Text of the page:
There are few trends more concerning in shipping today than the risk posed by the growth of what is known as the shadow fleet or dark fleet.

And there should be few imperatives more vital than the need to prevent these ships, which operate outside the limits of the mainstream safety regime, from becoming an environmental catastrophe.

After all, since Russia invaded Ukraine more than two years ago, this fleet of ships — which are often older, without mainstream insurance and with less flag state oversight — has grown to about one-fifth of the global tanker fleet, according to insurance giant Allianz.

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That the shadow fleet has flourished is a testament to the fact that the demand for tankers to move petroleum that is subject to sanctions will not go away — as the incentives to find ways to continue moving these commodities outweigh the risks for actors who are willing to stay on one side of two parallel oil markets.

Add to that the lengthened tonne-miles in a rejigged oil tanker market, and these ships might remain in operation far longer than they would have in normal markets, heightening the risk of oil spills.

Insurer Allianz pointed out in a report last month that, as sanctions restrictions have tightened, the shadow fleet has only grown.

Sanctions or enforcement mechanisms should be designed to better consider the risks of pushing ships outside safety norms, depending on how you look at it.

And the various stakeholders in maritime regulation need to work together to minimise the risk of a major oil spill.

Tymofiy Mylovanov, the president of Ukraine’s Kyiv School of Economics (KSE), told my colleague Paul Peachey that the wake-up call that spurs action may come in the form of just such a spill.

But the calls by insurers, shipping industry insiders and academics such as Mylovanov should be enough to jolt us into action.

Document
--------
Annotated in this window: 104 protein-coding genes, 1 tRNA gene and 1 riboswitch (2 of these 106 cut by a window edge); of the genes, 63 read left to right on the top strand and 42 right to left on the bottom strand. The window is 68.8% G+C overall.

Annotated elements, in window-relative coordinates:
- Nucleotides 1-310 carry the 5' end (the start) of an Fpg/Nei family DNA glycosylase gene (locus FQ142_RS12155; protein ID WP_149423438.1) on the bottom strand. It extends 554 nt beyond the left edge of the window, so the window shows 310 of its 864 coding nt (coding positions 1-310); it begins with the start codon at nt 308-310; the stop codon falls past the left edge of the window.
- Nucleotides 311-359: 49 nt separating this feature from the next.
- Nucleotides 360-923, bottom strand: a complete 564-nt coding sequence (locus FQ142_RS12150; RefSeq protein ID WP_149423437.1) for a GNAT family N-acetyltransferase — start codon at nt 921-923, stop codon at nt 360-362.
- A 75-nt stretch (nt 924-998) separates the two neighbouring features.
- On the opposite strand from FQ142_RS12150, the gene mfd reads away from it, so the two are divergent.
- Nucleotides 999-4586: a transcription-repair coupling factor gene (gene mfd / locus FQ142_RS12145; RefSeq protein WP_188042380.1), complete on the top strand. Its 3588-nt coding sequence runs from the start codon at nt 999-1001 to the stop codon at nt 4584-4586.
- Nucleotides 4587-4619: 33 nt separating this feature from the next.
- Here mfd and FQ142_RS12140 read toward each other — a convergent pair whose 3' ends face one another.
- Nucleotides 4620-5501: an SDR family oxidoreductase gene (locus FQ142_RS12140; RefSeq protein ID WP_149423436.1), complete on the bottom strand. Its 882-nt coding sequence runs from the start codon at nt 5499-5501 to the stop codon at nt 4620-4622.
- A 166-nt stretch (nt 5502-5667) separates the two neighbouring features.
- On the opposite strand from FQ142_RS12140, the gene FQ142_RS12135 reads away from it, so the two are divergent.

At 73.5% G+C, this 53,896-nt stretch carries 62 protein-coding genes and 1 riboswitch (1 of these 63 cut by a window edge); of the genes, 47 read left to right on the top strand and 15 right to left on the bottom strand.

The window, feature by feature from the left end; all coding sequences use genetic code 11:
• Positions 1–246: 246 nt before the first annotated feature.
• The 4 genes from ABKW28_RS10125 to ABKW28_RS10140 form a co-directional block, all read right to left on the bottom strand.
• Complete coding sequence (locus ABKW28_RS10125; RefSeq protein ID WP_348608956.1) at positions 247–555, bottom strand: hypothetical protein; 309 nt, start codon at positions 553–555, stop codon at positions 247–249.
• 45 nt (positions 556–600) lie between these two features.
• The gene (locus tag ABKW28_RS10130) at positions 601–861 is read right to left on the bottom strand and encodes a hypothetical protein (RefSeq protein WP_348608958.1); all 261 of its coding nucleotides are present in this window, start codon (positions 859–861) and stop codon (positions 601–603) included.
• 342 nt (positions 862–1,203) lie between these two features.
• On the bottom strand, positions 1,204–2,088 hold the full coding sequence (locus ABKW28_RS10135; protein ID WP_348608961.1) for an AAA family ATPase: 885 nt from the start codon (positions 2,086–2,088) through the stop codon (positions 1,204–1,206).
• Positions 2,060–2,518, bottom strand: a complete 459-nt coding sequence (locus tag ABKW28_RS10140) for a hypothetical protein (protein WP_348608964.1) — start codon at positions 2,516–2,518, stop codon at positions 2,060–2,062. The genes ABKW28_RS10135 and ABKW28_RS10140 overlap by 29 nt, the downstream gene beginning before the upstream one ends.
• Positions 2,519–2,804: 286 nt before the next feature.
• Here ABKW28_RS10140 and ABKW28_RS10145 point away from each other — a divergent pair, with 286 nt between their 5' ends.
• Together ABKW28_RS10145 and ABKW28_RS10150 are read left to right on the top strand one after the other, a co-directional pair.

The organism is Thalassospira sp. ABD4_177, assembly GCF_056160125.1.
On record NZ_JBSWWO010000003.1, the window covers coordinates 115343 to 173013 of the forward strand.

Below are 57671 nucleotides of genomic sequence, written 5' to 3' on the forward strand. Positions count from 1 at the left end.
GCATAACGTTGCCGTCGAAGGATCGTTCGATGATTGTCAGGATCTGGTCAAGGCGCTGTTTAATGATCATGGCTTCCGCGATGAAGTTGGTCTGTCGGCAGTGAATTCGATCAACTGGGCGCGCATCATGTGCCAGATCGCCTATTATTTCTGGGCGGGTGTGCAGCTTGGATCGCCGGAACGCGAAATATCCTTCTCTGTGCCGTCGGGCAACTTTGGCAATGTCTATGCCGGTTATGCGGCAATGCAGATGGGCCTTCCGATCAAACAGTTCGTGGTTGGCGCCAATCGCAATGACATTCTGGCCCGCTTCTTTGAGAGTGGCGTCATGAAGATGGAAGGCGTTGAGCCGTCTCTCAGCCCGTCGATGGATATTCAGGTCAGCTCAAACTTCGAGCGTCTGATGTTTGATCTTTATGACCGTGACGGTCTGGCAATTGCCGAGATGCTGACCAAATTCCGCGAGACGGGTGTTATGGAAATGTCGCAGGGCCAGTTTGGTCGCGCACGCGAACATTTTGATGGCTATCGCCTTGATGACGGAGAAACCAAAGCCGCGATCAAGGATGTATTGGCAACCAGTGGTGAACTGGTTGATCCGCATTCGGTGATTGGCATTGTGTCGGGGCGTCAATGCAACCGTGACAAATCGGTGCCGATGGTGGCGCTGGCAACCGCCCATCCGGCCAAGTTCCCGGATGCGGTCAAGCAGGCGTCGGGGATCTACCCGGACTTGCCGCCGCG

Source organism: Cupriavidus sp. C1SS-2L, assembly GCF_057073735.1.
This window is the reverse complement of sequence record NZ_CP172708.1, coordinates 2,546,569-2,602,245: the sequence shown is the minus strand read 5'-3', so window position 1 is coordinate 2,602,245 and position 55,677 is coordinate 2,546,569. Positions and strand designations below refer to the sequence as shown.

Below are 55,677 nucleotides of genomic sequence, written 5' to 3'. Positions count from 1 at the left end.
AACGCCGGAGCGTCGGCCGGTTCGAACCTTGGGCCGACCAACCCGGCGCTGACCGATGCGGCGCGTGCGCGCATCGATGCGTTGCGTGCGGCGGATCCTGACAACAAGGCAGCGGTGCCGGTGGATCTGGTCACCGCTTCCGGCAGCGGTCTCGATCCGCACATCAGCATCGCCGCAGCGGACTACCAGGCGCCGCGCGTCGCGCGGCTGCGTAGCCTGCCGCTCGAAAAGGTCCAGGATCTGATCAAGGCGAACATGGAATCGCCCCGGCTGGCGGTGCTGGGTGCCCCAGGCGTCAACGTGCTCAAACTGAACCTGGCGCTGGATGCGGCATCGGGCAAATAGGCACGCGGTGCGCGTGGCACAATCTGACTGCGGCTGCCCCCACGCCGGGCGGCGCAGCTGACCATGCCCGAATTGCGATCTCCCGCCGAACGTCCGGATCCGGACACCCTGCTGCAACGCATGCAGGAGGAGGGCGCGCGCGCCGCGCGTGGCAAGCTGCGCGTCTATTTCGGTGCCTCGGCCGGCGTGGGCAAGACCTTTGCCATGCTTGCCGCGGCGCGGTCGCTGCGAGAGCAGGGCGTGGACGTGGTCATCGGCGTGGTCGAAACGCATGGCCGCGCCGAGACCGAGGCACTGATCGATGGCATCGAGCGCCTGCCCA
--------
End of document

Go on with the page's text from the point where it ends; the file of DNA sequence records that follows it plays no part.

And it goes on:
In a recent report, KSE found that most growth of the dark fleet used to carry Russian oil has taken place by stripping mainstream vessels of their Western connections, including the purchase of older “white fleet” tankers that are moved into the shadow trades.

And it believes that some 500 aframax-equivalent tankers in the mainstream trades are “available” for similar moves, highlighting the risk of further expansion.

The school found that the shadow fleet’s share of Russian oil shipments is correlated with the rise of oil prices in the country above the price cap.

Tymofiy Mylovanov is president of the Kyiv School of Economics and a former Ukrainian trade minister. Photo: KSE

“We believe that the expansion of the Russian shadow fleet can be effectively curtailed through targeted measures,” KSE said in the report.

“Taking such steps is critical for preserving the overall leverage of the price cap, which is an integral part of the international energy sanctions regime, and addressing urgent environmental risks.”

The school recommends the expansion of blacklistings as well as tighter enforcement of oil spill insurance when vessels call in ports.

Mechanisms, through enforcement or otherwise, should incentivise ships to stay within mainstream insurance.

A tougher look at vessel sales — similar to what the European Union has been doing to prevent ship demolitions that fall outside of its recycling rules — could also help curtail the transfer of ships into the shadow fleet.

The prevalence of older tankers in the dark fleet also suggests the need for more rigorous port state control inspections. After all, older tankers are not per se unsafe, but they are at higher risk of problems and need a closer look.

Allianz also pointed out that the International Maritime Organization has called on flag states to crack down on illicit activities and enforce ship-to-ship transfer rules.

Since that call, Bloomberg has reported on evidence that the furtive oil transfers that have been common in Iranian trades are emerging in the market for Russian oil. But amid calls for stricter enforcement, safety should transcend geopolitics.

The IMO has called for tougher enforcement of ship-to-ship transfer rules. Photo: Martian-2007, CC-BY-SA 4.0

Oil will continue to flow despite sanctions, and nations on both sides of the global divide should take steps to ensure that safety comes first.